**** In one of the stories in The Mysterious Mr. Quin, Mr Satterthwaite’s age is given as sixty-nine. That was in 1930. Therefore he must be more than 110 as the events of “THQTS” unfold. Though perhaps one mustn’t be too pedantic.
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“Shelly Dickson Carr’s Bag of Tricks”

In the current issue of EQMM (May/June 2020) author Shelly Dickson Carr makes a very welcome EQMM debut! Shelly is the author of the novel Ripped, which won three Benjamin Franklin awards, and of a number of short stories, published in our sister magazine, AHMM, and elsewhere. What makes her EQMM debut particularly notable is that she belongs to the third generation of her family to contribute to EQMM. Sons and daughters have followed parents into print in our pages before, but I cannot recall a previous third-generation appearance. Shelly Dickson Carr is the granddaughter of the illustrious John Dickson Carr (dozens of whose tales appeared in EQMM), and the daughter of Julia McNiven, who had a story in EQMM in 1974. In this post she shares some writing tips, some gleaned from her grandfather and from another master of the genre, Colin Dexter, and some learned from personal experience. The writers among our readers should find them all useful.—Janet Hutchings

In this trying time of social distancing and scarcity and isolation and lack of direct contact with our loved ones during the coronavirus pandemic, it seems a bit odd to be talking about a bag-of-tricks. But so many writer friends have been reaching out, needing to stay connected, that when Janet Hutchings asked me to contribute to this blog, I thought I’d dig into my writer’s bag of tricks and share some tips. And because many of us are sheltering in place, here’s hoping this will be a bit of a distraction—it certainly is for me. Thanks, Janet.

As a starter, and because mystery writing is in my DNA, I shall share one of grandfather’s tricks and end with one that Colin Dexter shared with me in Oxford, England over tea at the Randolph Hotel.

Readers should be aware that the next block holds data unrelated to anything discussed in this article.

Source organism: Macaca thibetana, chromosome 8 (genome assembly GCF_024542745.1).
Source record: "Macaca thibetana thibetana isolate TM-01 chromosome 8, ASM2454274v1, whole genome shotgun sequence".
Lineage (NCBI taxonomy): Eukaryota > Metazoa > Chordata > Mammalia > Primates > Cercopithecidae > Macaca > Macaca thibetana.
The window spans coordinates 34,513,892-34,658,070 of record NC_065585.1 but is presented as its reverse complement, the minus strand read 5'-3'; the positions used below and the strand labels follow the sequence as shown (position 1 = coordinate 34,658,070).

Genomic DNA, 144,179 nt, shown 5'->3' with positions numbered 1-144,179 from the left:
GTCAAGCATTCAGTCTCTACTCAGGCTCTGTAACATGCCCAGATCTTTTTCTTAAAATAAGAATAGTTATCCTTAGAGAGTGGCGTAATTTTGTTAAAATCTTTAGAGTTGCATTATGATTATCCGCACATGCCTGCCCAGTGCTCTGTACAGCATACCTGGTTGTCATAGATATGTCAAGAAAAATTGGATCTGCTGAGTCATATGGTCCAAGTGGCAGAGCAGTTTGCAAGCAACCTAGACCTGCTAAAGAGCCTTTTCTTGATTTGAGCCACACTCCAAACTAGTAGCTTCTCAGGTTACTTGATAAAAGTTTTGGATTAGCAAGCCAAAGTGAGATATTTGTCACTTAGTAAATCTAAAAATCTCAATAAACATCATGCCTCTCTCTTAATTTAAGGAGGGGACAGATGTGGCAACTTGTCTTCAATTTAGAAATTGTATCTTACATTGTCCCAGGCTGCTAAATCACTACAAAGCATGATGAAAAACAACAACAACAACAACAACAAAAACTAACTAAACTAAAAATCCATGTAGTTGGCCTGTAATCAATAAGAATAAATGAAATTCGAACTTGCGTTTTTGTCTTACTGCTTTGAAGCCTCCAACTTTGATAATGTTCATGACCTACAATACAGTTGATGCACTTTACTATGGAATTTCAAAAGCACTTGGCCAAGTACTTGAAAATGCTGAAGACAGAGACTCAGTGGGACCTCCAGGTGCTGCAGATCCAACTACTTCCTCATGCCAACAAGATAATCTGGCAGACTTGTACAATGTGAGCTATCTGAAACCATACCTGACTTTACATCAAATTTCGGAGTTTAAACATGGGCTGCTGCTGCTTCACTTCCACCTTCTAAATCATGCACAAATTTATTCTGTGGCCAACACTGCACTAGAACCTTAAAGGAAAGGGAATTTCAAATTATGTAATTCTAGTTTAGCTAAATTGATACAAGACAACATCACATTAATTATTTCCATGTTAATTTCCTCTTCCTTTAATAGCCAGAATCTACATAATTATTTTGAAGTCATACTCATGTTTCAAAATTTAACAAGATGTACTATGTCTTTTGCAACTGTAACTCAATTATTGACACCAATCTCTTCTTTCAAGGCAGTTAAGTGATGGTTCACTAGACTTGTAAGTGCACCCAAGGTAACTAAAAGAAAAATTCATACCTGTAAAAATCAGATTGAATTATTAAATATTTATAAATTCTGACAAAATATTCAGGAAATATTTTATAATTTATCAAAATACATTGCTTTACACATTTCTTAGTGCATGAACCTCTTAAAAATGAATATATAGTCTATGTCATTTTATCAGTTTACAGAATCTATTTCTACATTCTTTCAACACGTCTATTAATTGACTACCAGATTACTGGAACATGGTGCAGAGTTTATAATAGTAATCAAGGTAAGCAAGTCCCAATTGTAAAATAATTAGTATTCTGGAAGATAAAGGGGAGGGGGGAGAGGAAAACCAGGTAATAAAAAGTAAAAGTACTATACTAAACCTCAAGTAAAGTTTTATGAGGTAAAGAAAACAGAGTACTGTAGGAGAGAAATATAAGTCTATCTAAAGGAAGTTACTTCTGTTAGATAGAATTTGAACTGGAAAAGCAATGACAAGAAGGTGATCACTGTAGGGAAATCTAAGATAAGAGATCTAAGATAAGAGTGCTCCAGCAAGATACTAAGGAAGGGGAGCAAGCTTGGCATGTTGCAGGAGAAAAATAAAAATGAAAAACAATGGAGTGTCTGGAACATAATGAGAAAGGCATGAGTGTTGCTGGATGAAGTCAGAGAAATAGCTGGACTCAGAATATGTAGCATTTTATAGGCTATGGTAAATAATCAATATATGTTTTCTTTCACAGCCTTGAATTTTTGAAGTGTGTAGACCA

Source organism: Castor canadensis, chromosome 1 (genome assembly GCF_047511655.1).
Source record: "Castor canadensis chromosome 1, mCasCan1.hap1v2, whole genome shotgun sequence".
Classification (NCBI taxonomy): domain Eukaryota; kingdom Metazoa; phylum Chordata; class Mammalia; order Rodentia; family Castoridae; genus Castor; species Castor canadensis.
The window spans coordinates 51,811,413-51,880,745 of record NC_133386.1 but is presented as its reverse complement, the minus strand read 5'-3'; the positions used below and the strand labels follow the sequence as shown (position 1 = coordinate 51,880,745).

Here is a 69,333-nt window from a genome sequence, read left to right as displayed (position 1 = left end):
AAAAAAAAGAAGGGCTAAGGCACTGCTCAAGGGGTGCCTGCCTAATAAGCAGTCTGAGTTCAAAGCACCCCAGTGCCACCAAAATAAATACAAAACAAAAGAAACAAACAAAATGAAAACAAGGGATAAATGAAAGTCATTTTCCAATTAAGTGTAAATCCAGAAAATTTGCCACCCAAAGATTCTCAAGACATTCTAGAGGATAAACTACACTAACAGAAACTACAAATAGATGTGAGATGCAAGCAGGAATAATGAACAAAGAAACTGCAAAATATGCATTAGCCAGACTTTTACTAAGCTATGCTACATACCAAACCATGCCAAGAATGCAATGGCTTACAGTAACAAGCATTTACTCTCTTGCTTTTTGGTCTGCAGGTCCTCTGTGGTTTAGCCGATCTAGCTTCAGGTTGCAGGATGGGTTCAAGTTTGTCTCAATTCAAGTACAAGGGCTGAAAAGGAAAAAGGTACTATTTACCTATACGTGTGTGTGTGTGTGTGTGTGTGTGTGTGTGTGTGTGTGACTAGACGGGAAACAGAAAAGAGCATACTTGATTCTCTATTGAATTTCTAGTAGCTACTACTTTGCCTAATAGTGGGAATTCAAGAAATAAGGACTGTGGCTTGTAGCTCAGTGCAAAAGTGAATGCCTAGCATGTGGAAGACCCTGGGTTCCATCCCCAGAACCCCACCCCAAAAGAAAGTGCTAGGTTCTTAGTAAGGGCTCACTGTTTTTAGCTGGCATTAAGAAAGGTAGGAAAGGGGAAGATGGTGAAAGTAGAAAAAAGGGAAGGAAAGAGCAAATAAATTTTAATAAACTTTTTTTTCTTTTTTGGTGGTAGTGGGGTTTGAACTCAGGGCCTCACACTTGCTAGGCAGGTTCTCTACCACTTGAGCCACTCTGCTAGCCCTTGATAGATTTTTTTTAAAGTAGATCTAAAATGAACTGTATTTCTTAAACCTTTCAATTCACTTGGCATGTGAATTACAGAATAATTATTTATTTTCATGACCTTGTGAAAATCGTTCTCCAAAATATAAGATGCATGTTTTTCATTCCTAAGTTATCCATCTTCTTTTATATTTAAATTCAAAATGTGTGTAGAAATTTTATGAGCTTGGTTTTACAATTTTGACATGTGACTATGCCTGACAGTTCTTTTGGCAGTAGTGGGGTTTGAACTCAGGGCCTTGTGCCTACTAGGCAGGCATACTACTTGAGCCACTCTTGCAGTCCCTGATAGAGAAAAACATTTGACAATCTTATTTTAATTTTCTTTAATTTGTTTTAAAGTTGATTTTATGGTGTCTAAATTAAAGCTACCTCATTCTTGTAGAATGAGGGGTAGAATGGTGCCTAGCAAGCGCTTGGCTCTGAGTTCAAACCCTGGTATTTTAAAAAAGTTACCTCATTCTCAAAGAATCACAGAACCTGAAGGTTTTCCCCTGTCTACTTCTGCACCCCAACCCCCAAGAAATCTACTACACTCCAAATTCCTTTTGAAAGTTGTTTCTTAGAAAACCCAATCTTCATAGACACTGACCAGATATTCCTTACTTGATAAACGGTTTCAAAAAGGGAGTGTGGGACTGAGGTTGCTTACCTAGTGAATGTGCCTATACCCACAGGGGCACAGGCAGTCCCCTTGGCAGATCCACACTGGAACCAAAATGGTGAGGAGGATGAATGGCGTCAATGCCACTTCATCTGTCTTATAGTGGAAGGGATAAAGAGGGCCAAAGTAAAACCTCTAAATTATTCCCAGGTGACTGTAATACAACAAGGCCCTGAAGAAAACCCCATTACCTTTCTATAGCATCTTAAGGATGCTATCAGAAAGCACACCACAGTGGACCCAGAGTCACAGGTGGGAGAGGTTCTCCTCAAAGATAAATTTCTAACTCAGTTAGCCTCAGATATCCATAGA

Bag of Tricks # 1—Blood on a Bandage: A John Dickson Carr Trick  

We all know that a detective story has red herrings and clues and must always play fair with the reader—all tropes familiar to crime writers. But have you ever heard of a BOB? A BOB is a trick my grandfather taught me: Blood On A Bandage. Simply put, if you plant a clue, especially an important one, it’s always best to have a visual image such as “red blood on a white bandage” immediately following the all-important clue. A BOB is a metaphor for something graphic or startling that will tug the reader’s mind away from the tip-off that you want the reader to forget. Nine times out of ten, the reader will remember the visual image of red blood splattered on a white gauzy bandage and forget the information proceeding it.

Next time you read a spy thriller, and a sudden bomb or startling explosion goes off,  reread the sentences or paragraphs right before the bomb exploded and you will likely find an important piece of information the author wanted to hide in plain sight.

Setting off a bomb is a wee bit heavy-handed in a short story where a visual but subtle image, given directly after a clue, is the best weapon in one’s arsenal of obfuscation. As an example, I randomly tugged out several old Ellery Queen Mystery Mags off my shelf and, thumbing through the top one, I’ve just found a short story by a favorite writer, Edward D. Hoch—missed by all who knew and loved him.